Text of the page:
Skip to main content

Manitoba has the highest child poverty rate of any Canadian province: report


A new report found that child poverty in Manitoba continues to be on the rise, ranking number one among Canadian provinces, second only to Nunavut among provinces and territories.

The report, titled “Manitoba: Missed Opportunities,” was released by Campaign 2000, a national coalition that monitors progress and setbacks in ending child poverty by the year 2000, a unanimous motion passed in the House of Commons in 1989.

It pulls from the most recent data from 2019 from the T1 Family File, with poverty status derived from income tax returns.

Kate Koehler, executive director of The Social Planning Council of Winnipeg, and part of the Campaign 2000 Committee, said the report is designed to hold governments accountable.

“We have 88,840 kids who do not have the basic necessities in life, and we know that kids are poor because their families are poor,” Koehler said.

The report shows child poverty in Manitoba is second only to Nunavut, and it found that child poverty disproportionately impacts First Nations children compared to non-Indigenous children.

It found that child poverty sits at 28.4 per cent in Manitoba, up from the previous year’s marker of 28.3 per cent.

According to the report, that means more than one in four children under 18 live in families that lack adequate income to provide the necessities of life. It said insecure, unaffordable or overcrowded housing, a lack of suitable or nutritious food and/or inadequate clothing are daily realities for 88,840 kids in Manitoba.

Koehler said often families living in poverty only have low paying jobs available to them.

She said Manitoba has the second-lowest minimum wage in the country, $11.95 an hour, making it a challenge for single parents to make ends meet.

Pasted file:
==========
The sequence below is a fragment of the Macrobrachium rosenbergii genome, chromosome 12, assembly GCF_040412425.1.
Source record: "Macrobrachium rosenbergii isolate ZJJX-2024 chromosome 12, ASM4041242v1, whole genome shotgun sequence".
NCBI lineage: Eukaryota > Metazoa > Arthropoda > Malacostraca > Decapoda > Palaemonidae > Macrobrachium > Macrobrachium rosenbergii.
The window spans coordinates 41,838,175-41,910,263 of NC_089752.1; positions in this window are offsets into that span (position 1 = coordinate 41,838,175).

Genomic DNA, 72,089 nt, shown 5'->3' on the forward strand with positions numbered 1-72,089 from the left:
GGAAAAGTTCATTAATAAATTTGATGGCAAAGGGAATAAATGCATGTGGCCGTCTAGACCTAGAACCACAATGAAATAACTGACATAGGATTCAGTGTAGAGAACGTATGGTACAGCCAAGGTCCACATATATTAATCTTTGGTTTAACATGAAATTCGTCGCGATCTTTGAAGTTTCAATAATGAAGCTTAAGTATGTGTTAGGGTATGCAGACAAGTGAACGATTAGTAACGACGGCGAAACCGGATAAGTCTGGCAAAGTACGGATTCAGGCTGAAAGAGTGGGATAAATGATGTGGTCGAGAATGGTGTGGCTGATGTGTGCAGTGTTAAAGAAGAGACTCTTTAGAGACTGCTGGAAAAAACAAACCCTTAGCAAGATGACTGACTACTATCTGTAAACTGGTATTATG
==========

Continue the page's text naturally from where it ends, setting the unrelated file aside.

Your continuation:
“Forty hours a week, you’re working full-time flat out, and you’re still below the poverty line,” said Koehler.

“So that means you’re relying on food banks, that means you’re relying on school programs for your kid.”

The report said if the current approach continues, it will take 1,450 years to end child poverty in the province.

The report also ranked Manitoba ridings by child poverty rates. Churchill-Keewatinook Aski ranked first in Manitoba with 64.4 per cent, or nearly two thirds. It is also ranked number one in the country.

Winnipeg Centre came in second in Manitoba federal ridings, with a 39.6 per cent child poverty rate, which is also third nationwide.

Leah Gazan, MP for Winnipeg Centre, said those staggering numbers are one of the reasons she’s pushing for a guaranteed livable basic income for all Canadians.

“In a country as rich as Canada, we need to make sure that all individuals including children can live in dignity, and ensure their human rights are upheld," Gazan said. "This is not happening.”

The report also notes that kids in single-parent families are almost four times more likely to live in poverty than those in couple-led families. It found 62 per cent of children in single-parent families lived in poverty in 2019.

While the most recent Census data is not yet available, 2016 numbers showed First Nations, Métis and Inuit kids in Manitoba all had elevated child poverty rates.

Meanwhile, the report found Manitoba’s on-reserve and off-reserve child poverty rates were at 65 per cent and 53 per cent respectively. It notes the trend shows an ongoing need for more substantive investments in achieving the recommendations of Canada’s Truth and Reconciliation Commission.

The report calls on the provincial government to be ‘more ambitious and strategic with their poverty reduction targets,’ making key recommendations aimed at bringing down the province’s child poverty rates.

They include revising the provincial poverty reduction strategy, increasing the minimum wage to a living wage, improving income supports, and increasing EIA benefits for single adults.

On Wednesday, Manitoba’s Minister of Families Rochelle Squires was asked about the province’s effort to combat child poverty.

“Our poverty-reduction strategy set a goal to reduce child poverty by 25 per cent by 2025, and, of course, our government is committed to achieving that goal. We do know that more needs to be done," she said.

Koehler said both levels of government need to invest in ending child poverty.

“Every time we fail to invest in ending poverty, we still pay for it," she said. "We’re still paying for it in jailing people, we’re still paying for it in our healthcare system.”

The full report can be read here. Top Stories

Stay Connected